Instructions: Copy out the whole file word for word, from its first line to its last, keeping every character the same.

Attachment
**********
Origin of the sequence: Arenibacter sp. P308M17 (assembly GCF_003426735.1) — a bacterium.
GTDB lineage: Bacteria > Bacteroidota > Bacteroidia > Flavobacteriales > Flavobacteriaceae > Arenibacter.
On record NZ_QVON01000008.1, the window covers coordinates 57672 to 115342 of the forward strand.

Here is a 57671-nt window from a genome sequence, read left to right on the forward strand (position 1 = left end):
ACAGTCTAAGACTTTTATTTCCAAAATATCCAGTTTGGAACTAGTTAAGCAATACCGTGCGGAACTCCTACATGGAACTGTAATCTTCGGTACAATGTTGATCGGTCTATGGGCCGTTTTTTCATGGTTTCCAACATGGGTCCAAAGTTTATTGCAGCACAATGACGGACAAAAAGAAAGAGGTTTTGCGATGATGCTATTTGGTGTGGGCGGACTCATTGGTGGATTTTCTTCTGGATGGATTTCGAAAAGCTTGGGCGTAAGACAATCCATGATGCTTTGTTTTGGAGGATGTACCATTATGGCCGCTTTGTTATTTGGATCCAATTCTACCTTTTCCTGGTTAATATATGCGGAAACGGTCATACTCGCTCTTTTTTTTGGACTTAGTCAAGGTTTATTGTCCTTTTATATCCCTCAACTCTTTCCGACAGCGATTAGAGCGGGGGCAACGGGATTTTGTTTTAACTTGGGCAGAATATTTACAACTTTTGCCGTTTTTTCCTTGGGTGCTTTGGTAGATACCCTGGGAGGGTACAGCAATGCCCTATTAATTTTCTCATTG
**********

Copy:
Origin of the sequence: Arenibacter sp. P308M17 (assembly GCF_003426735.1) — a bacterium.
GTDB lineage: Bacteria > Bacteroidota > Bacteroidia > Flavobacteriales > Flavobacteriaceae > Arenibacter.
On record NZ_QVON01000008.1, the window covers coordinates 57672 to 115342 of the forward strand.

Here is a 57671-nt window from a genome sequence, read left to right on the forward strand (position 1 = left end):
ACAGTCTAAGACTTTTATTTCCAAAATATCCAGTTTGGAACTAGTTAAGCAATACCGTGCGGAACTCCTACATGGAACTGTAATCTTCGGTACAATGTTGATCGGTCTATGGGCCGTTTTTTCATGGTTTCCAACATGGGTCCAAAGTTTATTGCAGCACAATGACGGACAAAAAGAAAGAGGTTTTGCGATGATGCTATTTGGTGTGGGCGGACTCATTGGTGGATTTTCTTCTGGATGGATTTCGAAAAGCTTGGGCGTAAGACAATCCATGATGCTTTGTTTTGGAGGATGTACCATTATGGCCGCTTTGTTATTTGGATCCAATTCTACCTTTTCCTGGTTAATATATGCGGAAACGGTCATACTCGCTCTTTTTTTTGGACTTAGTCAAGGTTTATTGTCCTTTTATATCCCTCAACTCTTTCCGACAGCGATTAGAGCGGGGGCAACGGGATTTTGTTTTAACTTGGGCAGAATATTTACAACTTTTGCCGTTTTTTCCTTGGGTGCTTTGGTAGATACCCTGGGAGGGTACAGCAATGCCCTATTAATTTTCTCATTG